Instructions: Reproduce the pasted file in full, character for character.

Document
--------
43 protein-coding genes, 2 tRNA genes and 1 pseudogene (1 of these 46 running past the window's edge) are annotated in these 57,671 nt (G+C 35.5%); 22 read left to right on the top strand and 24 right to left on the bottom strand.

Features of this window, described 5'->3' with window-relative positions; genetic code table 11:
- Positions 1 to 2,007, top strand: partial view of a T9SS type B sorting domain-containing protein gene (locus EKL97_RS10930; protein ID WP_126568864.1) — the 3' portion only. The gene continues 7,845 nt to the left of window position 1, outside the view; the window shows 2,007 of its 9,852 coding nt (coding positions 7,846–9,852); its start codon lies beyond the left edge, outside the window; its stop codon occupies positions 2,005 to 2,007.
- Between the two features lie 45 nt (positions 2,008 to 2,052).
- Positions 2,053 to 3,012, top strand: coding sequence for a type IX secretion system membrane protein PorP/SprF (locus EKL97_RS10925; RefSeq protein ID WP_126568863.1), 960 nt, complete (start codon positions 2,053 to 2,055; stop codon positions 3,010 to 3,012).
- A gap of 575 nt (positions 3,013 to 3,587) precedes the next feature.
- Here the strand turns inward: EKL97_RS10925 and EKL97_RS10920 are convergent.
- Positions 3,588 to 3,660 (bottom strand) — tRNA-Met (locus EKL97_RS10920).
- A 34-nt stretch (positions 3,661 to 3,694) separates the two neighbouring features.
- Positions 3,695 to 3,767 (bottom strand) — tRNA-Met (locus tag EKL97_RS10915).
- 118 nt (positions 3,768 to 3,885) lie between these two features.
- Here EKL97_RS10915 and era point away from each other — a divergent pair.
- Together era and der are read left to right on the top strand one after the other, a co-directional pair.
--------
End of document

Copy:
43 protein-coding genes, 2 tRNA genes and 1 pseudogene (1 of these 46 running past the window's edge) are annotated in these 57,671 nt (G+C 35.5%); 22 read left to right on the top strand and 24 right to left on the bottom strand.

Features of this window, described 5'->3' with window-relative positions; genetic code table 11:
- Positions 1 to 2,007, top strand: partial view of a T9SS type B sorting domain-containing protein gene (locus EKL97_RS10930; protein ID WP_126568864.1) — the 3' portion only. The gene continues 7,845 nt to the left of window position 1, outside the view; the window shows 2,007 of its 9,852 coding nt (coding positions 7,846–9,852); its start codon lies beyond the left edge, outside the window; its stop codon occupies positions 2,005 to 2,007.
- Between the two features lie 45 nt (positions 2,008 to 2,052).
- Positions 2,053 to 3,012, top strand: coding sequence for a type IX secretion system membrane protein PorP/SprF (locus EKL97_RS10925; RefSeq protein ID WP_126568863.1), 960 nt, complete (start codon positions 2,053 to 2,055; stop codon positions 3,010 to 3,012).
- A gap of 575 nt (positions 3,013 to 3,587) precedes the next feature.
- Here the strand turns inward: EKL97_RS10925 and EKL97_RS10920 are convergent.
- Positions 3,588 to 3,660 (bottom strand) — tRNA-Met (locus EKL97_RS10920).
- A 34-nt stretch (positions 3,661 to 3,694) separates the two neighbouring features.
- Positions 3,695 to 3,767 (bottom strand) — tRNA-Met (locus tag EKL97_RS10915).
- 118 nt (positions 3,768 to 3,885) lie between these two features.
- Here EKL97_RS10915 and era point away from each other — a divergent pair.
- Together era and der are read left to right on the top strand one after the other, a co-directional pair.